A couple of years ago, I wrote briefly on the blog (and a lengthier article) about Don Tapscott’s 2006 bestseller Wikinomics: How Mass Collaboration Changes Everything (The benefits of mass collaboration), and a recent event got me thinking once again about the value of sharing information. In the book, Tapscott tells the story of how in 2000, Goldcorp’s CEO Rob McEwen bucked the trend in the conservative and highly-secretive gold mining industry and shared the company’s proprietary data with the world. As a result, he gained access to some of the most talented minds on the planet, almost all of which were outside the boundaries of his organization, and transformed his struggling $100 million company into a $9 billion mega force. McEwen had the foresight to realize that by sharing some of his closely-guarded intellectual property, he could harness the power of collective genius and capability, and thus, take his company to the cutting edge of innovation and wealth creation.
It’s now 2015, so you would expect that legions of leaders everywhere would have been motivated by McEwen’s amazing success to embrace the open sharing of information and expertise, right? Not so! Other than in software development (where the open source approach is widely prevalent), most people in organizations today still carefully guard their knowledge and expertise and are unwilling to share. So why is that? My experience is that there are two reasons. First, they (erroneously) believe that sharing will put them at a disadvantage, perhaps even make their roles obsolete. The underlying hypothesis is “if you know what I know, then why would you need me?” And the second reason – people hoard information because they feel that it makes them more influential. Both of these reasons, in my opinion, have no merit.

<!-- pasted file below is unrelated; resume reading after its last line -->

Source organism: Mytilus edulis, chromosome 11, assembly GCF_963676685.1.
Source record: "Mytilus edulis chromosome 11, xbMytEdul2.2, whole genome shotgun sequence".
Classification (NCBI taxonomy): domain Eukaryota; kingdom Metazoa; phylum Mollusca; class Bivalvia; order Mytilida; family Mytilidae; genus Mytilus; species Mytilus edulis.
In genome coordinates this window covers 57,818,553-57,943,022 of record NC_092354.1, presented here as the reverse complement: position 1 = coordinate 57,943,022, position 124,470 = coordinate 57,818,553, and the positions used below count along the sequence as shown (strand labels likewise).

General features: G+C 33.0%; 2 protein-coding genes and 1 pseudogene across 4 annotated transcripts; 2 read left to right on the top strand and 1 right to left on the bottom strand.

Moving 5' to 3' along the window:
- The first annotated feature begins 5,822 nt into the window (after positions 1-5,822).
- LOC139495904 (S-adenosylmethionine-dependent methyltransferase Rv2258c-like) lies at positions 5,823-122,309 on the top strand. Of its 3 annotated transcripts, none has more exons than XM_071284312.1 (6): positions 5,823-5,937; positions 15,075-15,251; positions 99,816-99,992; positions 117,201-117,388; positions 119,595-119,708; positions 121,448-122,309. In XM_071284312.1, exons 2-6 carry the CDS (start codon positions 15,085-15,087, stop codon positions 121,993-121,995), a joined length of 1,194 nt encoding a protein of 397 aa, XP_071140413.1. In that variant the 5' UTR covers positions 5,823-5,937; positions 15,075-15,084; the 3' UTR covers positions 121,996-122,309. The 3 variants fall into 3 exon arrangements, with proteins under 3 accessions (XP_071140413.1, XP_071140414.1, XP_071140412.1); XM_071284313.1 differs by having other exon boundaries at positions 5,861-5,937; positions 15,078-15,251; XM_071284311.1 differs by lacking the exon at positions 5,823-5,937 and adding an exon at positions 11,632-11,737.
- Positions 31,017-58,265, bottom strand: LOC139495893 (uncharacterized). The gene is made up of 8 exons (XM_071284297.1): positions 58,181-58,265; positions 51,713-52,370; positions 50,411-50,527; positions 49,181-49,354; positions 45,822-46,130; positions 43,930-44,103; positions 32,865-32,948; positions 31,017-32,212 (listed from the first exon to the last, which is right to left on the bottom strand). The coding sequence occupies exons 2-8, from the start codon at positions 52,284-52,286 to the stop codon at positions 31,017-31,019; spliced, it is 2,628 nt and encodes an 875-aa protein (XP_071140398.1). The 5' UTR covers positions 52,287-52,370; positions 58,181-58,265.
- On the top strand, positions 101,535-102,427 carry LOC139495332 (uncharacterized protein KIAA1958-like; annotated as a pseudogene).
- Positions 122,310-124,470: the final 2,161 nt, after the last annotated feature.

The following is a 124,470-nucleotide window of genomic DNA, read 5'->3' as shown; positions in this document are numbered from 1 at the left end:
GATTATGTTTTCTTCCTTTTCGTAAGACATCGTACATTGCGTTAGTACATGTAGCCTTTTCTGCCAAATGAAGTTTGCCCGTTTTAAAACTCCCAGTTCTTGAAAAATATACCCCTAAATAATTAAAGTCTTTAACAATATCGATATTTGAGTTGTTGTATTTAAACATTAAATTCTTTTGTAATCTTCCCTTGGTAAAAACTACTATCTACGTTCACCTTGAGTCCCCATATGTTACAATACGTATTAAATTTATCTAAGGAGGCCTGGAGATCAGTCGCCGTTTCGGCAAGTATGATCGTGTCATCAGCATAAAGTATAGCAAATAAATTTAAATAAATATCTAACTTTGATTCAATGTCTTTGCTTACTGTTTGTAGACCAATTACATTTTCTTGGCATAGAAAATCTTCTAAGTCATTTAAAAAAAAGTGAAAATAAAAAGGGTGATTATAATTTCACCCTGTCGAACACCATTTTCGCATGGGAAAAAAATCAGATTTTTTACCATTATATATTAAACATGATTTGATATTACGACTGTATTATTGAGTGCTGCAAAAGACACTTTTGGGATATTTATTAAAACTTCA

What has been your experience? Do people in your workplace share or hoard information? And whatever your response, why, and is it a good thing?
We have many people who choose not to share information which is so unfortunate. Sharing information keeps people engaged, motivated and improves their growth and development.
Couldn’t agree with you more Andrea! Regrettably, I see many people withhold information as a way to (unsuccessfully) elevate their own status.
Great article but I’m not sure if I want to share any information with you regarding my comments. What may you do with my information? What is your intention? Am I at risk for sharing? Might there be a negative consequence? Can I trust you? All of these questions have many connecting themes, one of which is as follows: It’s all about “Me!!” Yes, there is an “I” in team and that in part is getting in the way of sharing information. PS. Feel free to share my name and website with others. 🙂
Ha, you’re funny Robert! But also very insightful. All the questions you raise (perhaps tongue-in-cheek) are ones that also go through people’s minds when they are faced with the dilemma of “to share or not to share”. But it’s ironic that what they do to “keep themselves safe” is actually what will set them back, both from a professional/career as well as a personal relationship perspective.